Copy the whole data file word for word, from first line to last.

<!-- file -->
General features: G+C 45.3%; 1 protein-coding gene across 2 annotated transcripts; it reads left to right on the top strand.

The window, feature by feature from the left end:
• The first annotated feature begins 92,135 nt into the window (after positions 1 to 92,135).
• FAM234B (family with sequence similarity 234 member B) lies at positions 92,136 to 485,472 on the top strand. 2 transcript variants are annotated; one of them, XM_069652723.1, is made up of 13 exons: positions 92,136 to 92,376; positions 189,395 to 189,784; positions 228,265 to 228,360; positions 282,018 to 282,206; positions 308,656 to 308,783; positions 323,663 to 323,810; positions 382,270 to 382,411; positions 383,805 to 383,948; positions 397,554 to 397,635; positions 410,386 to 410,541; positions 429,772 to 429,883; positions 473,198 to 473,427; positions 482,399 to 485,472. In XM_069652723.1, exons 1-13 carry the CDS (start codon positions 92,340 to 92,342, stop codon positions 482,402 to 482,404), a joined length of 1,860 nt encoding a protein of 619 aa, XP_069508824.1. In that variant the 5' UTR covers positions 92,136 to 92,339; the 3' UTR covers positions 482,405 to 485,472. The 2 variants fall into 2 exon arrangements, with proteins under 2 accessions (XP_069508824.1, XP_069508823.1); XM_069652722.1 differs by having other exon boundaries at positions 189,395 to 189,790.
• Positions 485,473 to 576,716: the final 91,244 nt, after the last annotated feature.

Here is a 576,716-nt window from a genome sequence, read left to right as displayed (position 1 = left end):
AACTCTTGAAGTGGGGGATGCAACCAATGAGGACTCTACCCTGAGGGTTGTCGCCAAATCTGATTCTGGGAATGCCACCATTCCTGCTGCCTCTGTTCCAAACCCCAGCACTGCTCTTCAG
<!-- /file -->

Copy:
General features: G+C 45.3%; 1 protein-coding gene across 2 annotated transcripts; it reads left to right on the top strand.

The window, feature by feature from the left end:
• The first annotated feature begins 92,135 nt into the window (after positions 1 to 92,135).
• FAM234B (family with sequence similarity 234 member B) lies at positions 92,136 to 485,472 on the top strand. 2 transcript variants are annotated; one of them, XM_069652723.1, is made up of 13 exons: positions 92,136 to 92,376; positions 189,395 to 189,784; positions 228,265 to 228,360; positions 282,018 to 282,206; positions 308,656 to 308,783; positions 323,663 to 323,810; positions 382,270 to 382,411; positions 383,805 to 383,948; positions 397,554 to 397,635; positions 410,386 to 410,541; positions 429,772 to 429,883; positions 473,198 to 473,427; positions 482,399 to 485,472. In XM_069652723.1, exons 1-13 carry the CDS (start codon positions 92,340 to 92,342, stop codon positions 482,402 to 482,404), a joined length of 1,860 nt encoding a protein of 619 aa, XP_069508824.1. In that variant the 5' UTR covers positions 92,136 to 92,339; the 3' UTR covers positions 482,405 to 485,472. The 2 variants fall into 2 exon arrangements, with proteins under 2 accessions (XP_069508824.1, XP_069508823.1); XM_069652722.1 differs by having other exon boundaries at positions 189,395 to 189,790.
• Positions 485,473 to 576,716: the final 91,244 nt, after the last annotated feature.

Here is a 576,716-nt window from a genome sequence, read left to right as displayed (position 1 = left end):
AACTCTTGAAGTGGGGGATGCAACCAATGAGGACTCTACCCTGAGGGTTGTCGCCAAATCTGATTCTGGGAATGCCACCATTCCTGCTGCCTCTGTTCCAAACCCCAGCACTGCTCTTCAG